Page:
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It’s no small accomplishment to be thought of as
“The most creative and compelling singer-pianist since Shirley Horn”, but that’s exactly how Joel Siegel of the Washington City Paper described Dena DeRose.

If she comes to your city and you want to catch the show, go early, because the room is going to be packed. She not only awes her audiences and music critics with her facility on the piano and her vocal talent, but, as Richard Scheinin of the San Jose Mercury aptly put it, “… she exudes joy … what soul!”
Dena and her trio (Martin Wind on bass and Matt Wilson on drums) have developed a hard-swinging and dynamic sound that audiences crave, and have accumulated a list of performance credits that proves it. From the legendary Blue Note, Iridium and the Jazz Standard in New York, Jazz Alley in Seattle, and the Kennedy Center in DC to Body and Soul in Tokyo and Alexander Plaz in Rome, they always deliver “….vivid and often exciting demonstrations of how innovative her musical concepts are…” (Philip Elwood, San Francisco Examiner). Dena has brought that vitality and innovation to performances alongside the likes of Ray Brown, Clark Terry, Marian McPartland, Benny Golson, Rufus Reid, Slide Hampton and many, many others, and numerous jazz festivals worldwide have had Dena on their roster, including Monterey, San Francisco and Litchfield in the U.S., the Red Sea Jazz Festival in Israel and the Ancona Festival in Italy.

As a recording artist, Dena has 5 CDs to her credit, all of which have received superior accolades. Cadence Magazine gave her both their Album of the Year and Best Vocal Jazz Album awards for “Another World” and “I Can See Clearly Now”. Christopher Louden of Jazz Times says that the MaxJazz label “… takes another big leap forward” with the release of her latest," A Walk in the Park". It also received three Grammy considerations.

Astoundingly, Dena has also found time to hone her skills as a jazz educator, and is on the faculty at some prestigious education venues, including the New School and Purchase College in New York, The Hartt School of Music in Connecticut and the Groningen Conservatory of Music in The Netherlands. She frequently teaches at clinics and workshops, such as the Dave Brubeck Institute, the NJPAC Jazz for Teen Program, the Stanford Jazz Workshop and several summer jazz camps. She has served as a judge at both the Thelonious Monk Competition and the NJ Star Ledger Scholarship Awards.

In 2000, Terry Teachout of the New York Times wrote, “Dena DeRose sings jazz as if she had been at it her whole life long, and then some”. He was closer to the truth than he might have imagined. Her mother heard her picking out melodies on a toy organ when she was three. She studied classical piano throughout her childhood, until she was enticed into the world of jazz by playing Count Basie’s music in her junior high stage band. At 17, she found Doug Beardsley, the only jazz teacher in hometown Binghamton, and started lessons.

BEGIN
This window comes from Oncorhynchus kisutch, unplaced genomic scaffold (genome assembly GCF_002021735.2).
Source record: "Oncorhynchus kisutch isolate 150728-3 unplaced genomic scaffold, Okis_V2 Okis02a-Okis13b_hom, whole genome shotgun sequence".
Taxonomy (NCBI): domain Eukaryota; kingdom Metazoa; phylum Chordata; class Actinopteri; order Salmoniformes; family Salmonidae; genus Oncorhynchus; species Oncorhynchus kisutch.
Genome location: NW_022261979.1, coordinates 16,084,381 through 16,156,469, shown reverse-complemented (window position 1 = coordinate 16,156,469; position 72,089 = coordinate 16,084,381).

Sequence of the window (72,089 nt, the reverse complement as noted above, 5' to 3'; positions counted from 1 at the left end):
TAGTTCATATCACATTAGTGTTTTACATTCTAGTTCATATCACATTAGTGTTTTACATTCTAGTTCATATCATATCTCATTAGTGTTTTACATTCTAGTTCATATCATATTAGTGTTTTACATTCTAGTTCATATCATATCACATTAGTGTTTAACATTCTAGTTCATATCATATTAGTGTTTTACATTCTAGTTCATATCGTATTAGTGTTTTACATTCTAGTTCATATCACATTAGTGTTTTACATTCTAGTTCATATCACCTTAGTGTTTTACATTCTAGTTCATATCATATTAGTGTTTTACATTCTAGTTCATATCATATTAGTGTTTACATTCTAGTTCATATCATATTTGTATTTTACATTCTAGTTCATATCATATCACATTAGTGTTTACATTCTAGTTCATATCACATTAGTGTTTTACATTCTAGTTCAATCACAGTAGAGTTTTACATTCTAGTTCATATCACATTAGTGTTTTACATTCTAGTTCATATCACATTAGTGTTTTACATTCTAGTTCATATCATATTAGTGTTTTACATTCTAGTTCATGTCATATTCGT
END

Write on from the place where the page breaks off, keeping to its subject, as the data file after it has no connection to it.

By the time she went to college, the passion for jazz she now exudes was fully evident. She was performing anywhere she could, taking on private students, and practicing so many hours a day that sometimes she would sleep in her studio. To feed her insatiable jazz appetite, she would slip away from campus and drive four hours to New York City to hear piano idols Hank Jones, Mulgrew Miller and Kenny Barron.

It is a rare music career that isn’t peppered with challenges and obstacles, and Dena’s is no exception–her jazz fervor led her right into a case of carpal tunnel syndrome, aggravated by arthritis, which was severe enough to require surgery, and forced her to completely give up the piano. With her spirit and her livelihood both in jeopardy, in a club one night, someone dared her to get up and sing a song. She did it, she liked it, and so did the audience. Dena had not only found her ticket out of the physical predicament, but, two years later when she had recovered enough to add piano back into the act, she also discovered that the singing had helped her add lyricism and melody to her piano lines.

In 1991, she brought the whole package to New York. Some ten years later, having never let up in the meantime, Dena’s talent began to be widely acclaimed. In addition to the Cadence magazine awards for her recordings, she was selected by Downbeat’s Critic’s Poll as 2002’s “Artist Deserving Wider Recognition”, and All About Jazz anointed her as a Jazz Artist of the Year in 2003. She was featured on the Morning Edition program on National Public Radio, and twice on NPR’s “Marian McPartland’s Piano Jazz”. As her renown spread to the international scene, feature articles and reviews on Dena were published in the New York Times, Downbeat, Jazz Times, LA Times, Seattle Times, Jazz Is, France’s Jazz Hot, Italy’s Ancona, and several others.

Now, Dena is making Don Heckman’s (LA Times) prediction come true — that she “… has all the vocal skills needed to rise to the top level of her field”. She is in demand, her passion is stronger and more visible than ever, and she consistently delights her ever-growing worldwide audiences. Alan Bargebuhr of Cadence magazine succinctly summed up the reason why … simply, she is a
“… stunningly talented pianist/vocalist.”

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